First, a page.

of medical care makes the Court skeptical of the seriousness
of his injuries. Nevertheless, in light of the low level of
scrutiny applied at the screening stage, the Court can infer
that the risk of harm was sufficiently serious.
Plaintiff must establish that Defendants displayed deliberate
indifference to his risk of suicide. Collins, 462
F.3d at 761; Sanville, 266 F.3d at 733. This, in
turn, requires a dual showing that Defendants (1)
subjectively knew that Plaintiff was at substantial risk of
committing suicide and (2) were deliberately indifferent to
that risk. Matos ex rel. Matos v. O'Sullivan,
335 F.3d 553, 556 (7th Cir. 2003). Plaintiff's
allegations, viewed generously, can support each showing.
From those allegations, the Court can infer that Defendants
could have either stopped Plaintiff from obtaining the blade,
or could have taken it out of his mouth while he was cutting
himself, but that they chose to do nothing.
the Court finds that Plaintiff may proceed on the following
claim pursuant to 28 U.S.C. § 1915A(b): Deliberate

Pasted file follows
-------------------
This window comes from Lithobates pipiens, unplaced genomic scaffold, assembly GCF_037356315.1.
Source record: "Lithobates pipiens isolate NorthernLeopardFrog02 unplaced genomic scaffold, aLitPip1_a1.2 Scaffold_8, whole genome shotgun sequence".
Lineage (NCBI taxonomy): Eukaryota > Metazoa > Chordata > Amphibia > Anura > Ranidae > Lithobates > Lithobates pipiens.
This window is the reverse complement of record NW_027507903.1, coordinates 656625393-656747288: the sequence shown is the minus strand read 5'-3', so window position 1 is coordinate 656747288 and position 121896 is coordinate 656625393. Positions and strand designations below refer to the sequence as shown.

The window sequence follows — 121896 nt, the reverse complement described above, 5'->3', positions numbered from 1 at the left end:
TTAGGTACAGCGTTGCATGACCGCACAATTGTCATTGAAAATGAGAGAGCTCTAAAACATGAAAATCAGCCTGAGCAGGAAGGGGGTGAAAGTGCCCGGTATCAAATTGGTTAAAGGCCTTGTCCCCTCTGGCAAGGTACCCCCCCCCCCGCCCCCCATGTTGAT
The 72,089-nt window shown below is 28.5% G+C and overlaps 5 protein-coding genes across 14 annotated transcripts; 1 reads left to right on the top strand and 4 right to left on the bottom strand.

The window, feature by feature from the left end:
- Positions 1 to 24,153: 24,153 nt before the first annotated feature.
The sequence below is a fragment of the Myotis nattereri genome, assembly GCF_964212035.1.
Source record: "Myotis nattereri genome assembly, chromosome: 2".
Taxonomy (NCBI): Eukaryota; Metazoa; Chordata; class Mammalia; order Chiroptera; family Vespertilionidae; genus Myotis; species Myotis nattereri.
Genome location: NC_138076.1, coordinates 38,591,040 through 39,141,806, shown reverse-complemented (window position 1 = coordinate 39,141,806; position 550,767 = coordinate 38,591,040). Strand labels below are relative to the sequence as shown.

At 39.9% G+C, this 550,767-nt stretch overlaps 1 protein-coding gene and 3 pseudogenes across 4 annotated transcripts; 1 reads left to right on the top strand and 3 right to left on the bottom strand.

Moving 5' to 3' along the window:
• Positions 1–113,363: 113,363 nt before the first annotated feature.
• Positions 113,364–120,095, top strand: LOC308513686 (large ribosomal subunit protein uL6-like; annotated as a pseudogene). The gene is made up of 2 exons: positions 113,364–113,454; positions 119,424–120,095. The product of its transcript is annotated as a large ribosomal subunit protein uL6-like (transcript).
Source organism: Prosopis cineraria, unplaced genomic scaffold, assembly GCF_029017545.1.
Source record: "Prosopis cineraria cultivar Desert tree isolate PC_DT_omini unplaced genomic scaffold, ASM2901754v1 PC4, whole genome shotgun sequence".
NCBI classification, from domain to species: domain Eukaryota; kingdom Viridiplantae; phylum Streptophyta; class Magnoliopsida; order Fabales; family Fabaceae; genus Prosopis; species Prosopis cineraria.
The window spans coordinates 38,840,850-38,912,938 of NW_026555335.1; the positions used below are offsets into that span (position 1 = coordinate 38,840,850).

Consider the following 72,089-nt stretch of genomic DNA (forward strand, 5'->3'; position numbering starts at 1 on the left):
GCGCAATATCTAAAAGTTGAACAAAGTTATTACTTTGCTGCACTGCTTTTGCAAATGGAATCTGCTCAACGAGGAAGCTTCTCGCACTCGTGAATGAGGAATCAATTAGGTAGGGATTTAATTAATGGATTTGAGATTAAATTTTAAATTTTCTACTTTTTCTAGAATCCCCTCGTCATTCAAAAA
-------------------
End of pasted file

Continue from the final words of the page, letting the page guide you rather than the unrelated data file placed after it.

indifference to Plaintiff's serious medical needs on
October 22, 2018, in violation of the Eighth Amendment, by
IT IS ORDERED that Plaintiff's first
motion for leave to proceed without prepayment of the filing
fee (in forma pauperis) (Docket #5) be and the same
is hereby GRANTED;
IS FURTHER ORDERED that Plaintiff's second
motion for leave to proceed without prepayment of the filing
fee (in forma pauperis) (Docket #8) be and the same
is hereby DENIED as moot;
IS FURTHER ORDERED that the United States Marshal
shall serve a copy of the complaint and this order upon
Defendants pursuant to Federal Rule of Civil Procedure 4.
Plaintiff is advised that Congress requires the U.S. Marshals
Service to charge for making or attempting such service. 28
U.S.C. § 1921(a). The current fee for waiver-of-service
packages is $8.00 per item mailed. The full fee schedule is
provided at 28 C.F.R. §§ 0.114(a)(2), (a)(3).
Although Congress requires the Court to order service by the
U.S. Marshals Service precisely because in ...